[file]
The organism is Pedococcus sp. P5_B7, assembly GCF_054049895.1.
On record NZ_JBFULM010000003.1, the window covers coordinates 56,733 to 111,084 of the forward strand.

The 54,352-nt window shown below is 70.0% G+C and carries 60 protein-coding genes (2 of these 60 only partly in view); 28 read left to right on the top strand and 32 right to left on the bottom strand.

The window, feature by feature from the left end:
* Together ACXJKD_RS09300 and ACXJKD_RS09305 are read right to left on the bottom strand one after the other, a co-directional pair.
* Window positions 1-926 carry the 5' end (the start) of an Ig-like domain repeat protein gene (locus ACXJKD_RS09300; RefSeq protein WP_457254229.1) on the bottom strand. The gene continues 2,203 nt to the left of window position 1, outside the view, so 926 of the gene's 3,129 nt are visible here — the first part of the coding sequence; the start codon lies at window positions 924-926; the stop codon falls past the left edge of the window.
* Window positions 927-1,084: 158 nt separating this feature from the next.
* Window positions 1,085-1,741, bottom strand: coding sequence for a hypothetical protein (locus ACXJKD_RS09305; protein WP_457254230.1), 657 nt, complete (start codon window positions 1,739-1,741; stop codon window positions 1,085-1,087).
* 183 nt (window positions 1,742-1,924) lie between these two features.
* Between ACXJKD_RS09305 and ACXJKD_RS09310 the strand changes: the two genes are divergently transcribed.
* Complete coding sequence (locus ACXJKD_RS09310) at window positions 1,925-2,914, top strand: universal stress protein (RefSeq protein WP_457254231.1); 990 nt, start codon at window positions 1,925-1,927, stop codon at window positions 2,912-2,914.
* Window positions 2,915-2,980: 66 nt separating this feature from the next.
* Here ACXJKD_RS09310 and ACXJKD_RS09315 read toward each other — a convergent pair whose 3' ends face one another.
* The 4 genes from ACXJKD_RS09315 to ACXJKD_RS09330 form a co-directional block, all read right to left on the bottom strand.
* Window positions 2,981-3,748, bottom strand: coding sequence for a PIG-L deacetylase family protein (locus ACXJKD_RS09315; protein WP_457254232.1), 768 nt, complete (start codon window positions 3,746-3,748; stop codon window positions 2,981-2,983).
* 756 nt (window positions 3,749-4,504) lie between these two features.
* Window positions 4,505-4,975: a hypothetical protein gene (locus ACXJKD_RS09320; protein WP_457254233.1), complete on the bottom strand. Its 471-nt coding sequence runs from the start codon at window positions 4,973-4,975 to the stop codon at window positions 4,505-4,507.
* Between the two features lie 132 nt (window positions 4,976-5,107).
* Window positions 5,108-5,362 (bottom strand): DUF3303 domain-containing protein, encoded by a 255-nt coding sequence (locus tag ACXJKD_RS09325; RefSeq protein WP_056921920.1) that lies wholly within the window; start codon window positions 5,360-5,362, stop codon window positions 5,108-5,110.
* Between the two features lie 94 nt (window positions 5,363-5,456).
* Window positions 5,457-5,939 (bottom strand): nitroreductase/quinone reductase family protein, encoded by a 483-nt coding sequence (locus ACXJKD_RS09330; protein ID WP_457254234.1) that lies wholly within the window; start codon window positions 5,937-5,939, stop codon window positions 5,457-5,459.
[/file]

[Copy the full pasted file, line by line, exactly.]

The organism is Pedococcus sp. P5_B7, assembly GCF_054049895.1.
On record NZ_JBFULM010000003.1, the window covers coordinates 56,733 to 111,084 of the forward strand.

The 54,352-nt window shown below is 70.0% G+C and carries 60 protein-coding genes (2 of these 60 only partly in view); 28 read left to right on the top strand and 32 right to left on the bottom strand.

The window, feature by feature from the left end:
* Together ACXJKD_RS09300 and ACXJKD_RS09305 are read right to left on the bottom strand one after the other, a co-directional pair.
* Window positions 1-926 carry the 5' end (the start) of an Ig-like domain repeat protein gene (locus ACXJKD_RS09300; RefSeq protein WP_457254229.1) on the bottom strand. The gene continues 2,203 nt to the left of window position 1, outside the view, so 926 of the gene's 3,129 nt are visible here — the first part of the coding sequence; the start codon lies at window positions 924-926; the stop codon falls past the left edge of the window.
* Window positions 927-1,084: 158 nt separating this feature from the next.
* Window positions 1,085-1,741, bottom strand: coding sequence for a hypothetical protein (locus ACXJKD_RS09305; protein WP_457254230.1), 657 nt, complete (start codon window positions 1,739-1,741; stop codon window positions 1,085-1,087).
* 183 nt (window positions 1,742-1,924) lie between these two features.
* Between ACXJKD_RS09305 and ACXJKD_RS09310 the strand changes: the two genes are divergently transcribed.
* Complete coding sequence (locus ACXJKD_RS09310) at window positions 1,925-2,914, top strand: universal stress protein (RefSeq protein WP_457254231.1); 990 nt, start codon at window positions 1,925-1,927, stop codon at window positions 2,912-2,914.
* Window positions 2,915-2,980: 66 nt separating this feature from the next.
* Here ACXJKD_RS09310 and ACXJKD_RS09315 read toward each other — a convergent pair whose 3' ends face one another.
* The 4 genes from ACXJKD_RS09315 to ACXJKD_RS09330 form a co-directional block, all read right to left on the bottom strand.
* Window positions 2,981-3,748, bottom strand: coding sequence for a PIG-L deacetylase family protein (locus ACXJKD_RS09315; protein WP_457254232.1), 768 nt, complete (start codon window positions 3,746-3,748; stop codon window positions 2,981-2,983).
* 756 nt (window positions 3,749-4,504) lie between these two features.
* Window positions 4,505-4,975: a hypothetical protein gene (locus ACXJKD_RS09320; protein WP_457254233.1), complete on the bottom strand. Its 471-nt coding sequence runs from the start codon at window positions 4,973-4,975 to the stop codon at window positions 4,505-4,507.
* Between the two features lie 132 nt (window positions 4,976-5,107).
* Window positions 5,108-5,362 (bottom strand): DUF3303 domain-containing protein, encoded by a 255-nt coding sequence (locus tag ACXJKD_RS09325; RefSeq protein WP_056921920.1) that lies wholly within the window; start codon window positions 5,360-5,362, stop codon window positions 5,108-5,110.
* Between the two features lie 94 nt (window positions 5,363-5,456).
* Window positions 5,457-5,939 (bottom strand): nitroreductase/quinone reductase family protein, encoded by a 483-nt coding sequence (locus ACXJKD_RS09330; protein ID WP_457254234.1) that lies wholly within the window; start codon window positions 5,937-5,939, stop codon window positions 5,457-5,459.